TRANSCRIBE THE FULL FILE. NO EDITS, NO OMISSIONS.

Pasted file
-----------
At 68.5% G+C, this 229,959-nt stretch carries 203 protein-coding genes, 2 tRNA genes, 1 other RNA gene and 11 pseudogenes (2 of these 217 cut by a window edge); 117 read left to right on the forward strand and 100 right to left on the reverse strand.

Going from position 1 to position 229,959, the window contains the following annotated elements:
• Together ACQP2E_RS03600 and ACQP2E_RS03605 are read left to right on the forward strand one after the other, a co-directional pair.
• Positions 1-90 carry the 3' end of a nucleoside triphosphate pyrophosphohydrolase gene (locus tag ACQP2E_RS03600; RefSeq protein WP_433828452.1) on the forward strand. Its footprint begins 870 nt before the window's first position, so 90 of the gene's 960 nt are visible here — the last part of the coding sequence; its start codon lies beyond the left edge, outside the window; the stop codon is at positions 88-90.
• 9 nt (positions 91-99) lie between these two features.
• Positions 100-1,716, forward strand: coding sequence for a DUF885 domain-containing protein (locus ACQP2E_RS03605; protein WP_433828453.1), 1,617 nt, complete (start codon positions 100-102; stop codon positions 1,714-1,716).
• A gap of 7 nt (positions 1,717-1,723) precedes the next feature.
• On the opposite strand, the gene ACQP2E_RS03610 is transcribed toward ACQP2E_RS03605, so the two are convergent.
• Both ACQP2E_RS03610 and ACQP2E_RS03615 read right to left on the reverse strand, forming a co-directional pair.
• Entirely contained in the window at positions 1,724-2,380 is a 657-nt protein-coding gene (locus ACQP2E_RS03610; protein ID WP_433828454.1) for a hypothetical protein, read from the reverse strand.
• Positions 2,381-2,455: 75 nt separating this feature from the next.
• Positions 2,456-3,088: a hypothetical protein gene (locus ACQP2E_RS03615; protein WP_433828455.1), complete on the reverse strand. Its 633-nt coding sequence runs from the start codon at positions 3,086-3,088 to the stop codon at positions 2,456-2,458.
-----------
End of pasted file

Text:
At 68.5% G+C, this 229,959-nt stretch carries 203 protein-coding genes, 2 tRNA genes, 1 other RNA gene and 11 pseudogenes (2 of these 217 cut by a window edge); 117 read left to right on the forward strand and 100 right to left on the reverse strand.

Going from position 1 to position 229,959, the window contains the following annotated elements:
• Together ACQP2E_RS03600 and ACQP2E_RS03605 are read left to right on the forward strand one after the other, a co-directional pair.
• Positions 1-90 carry the 3' end of a nucleoside triphosphate pyrophosphohydrolase gene (locus tag ACQP2E_RS03600; RefSeq protein WP_433828452.1) on the forward strand. Its footprint begins 870 nt before the window's first position, so 90 of the gene's 960 nt are visible here — the last part of the coding sequence; its start codon lies beyond the left edge, outside the window; the stop codon is at positions 88-90.
• 9 nt (positions 91-99) lie between these two features.
• Positions 100-1,716, forward strand: coding sequence for a DUF885 domain-containing protein (locus ACQP2E_RS03605; protein WP_433828453.1), 1,617 nt, complete (start codon positions 100-102; stop codon positions 1,714-1,716).
• A gap of 7 nt (positions 1,717-1,723) precedes the next feature.
• On the opposite strand, the gene ACQP2E_RS03610 is transcribed toward ACQP2E_RS03605, so the two are convergent.
• Both ACQP2E_RS03610 and ACQP2E_RS03615 read right to left on the reverse strand, forming a co-directional pair.
• Entirely contained in the window at positions 1,724-2,380 is a 657-nt protein-coding gene (locus ACQP2E_RS03610; protein ID WP_433828454.1) for a hypothetical protein, read from the reverse strand.
• Positions 2,381-2,455: 75 nt separating this feature from the next.
• Positions 2,456-3,088: a hypothetical protein gene (locus ACQP2E_RS03615; protein WP_433828455.1), complete on the reverse strand. Its 633-nt coding sequence runs from the start codon at positions 3,086-3,088 to the stop codon at positions 2,456-2,458.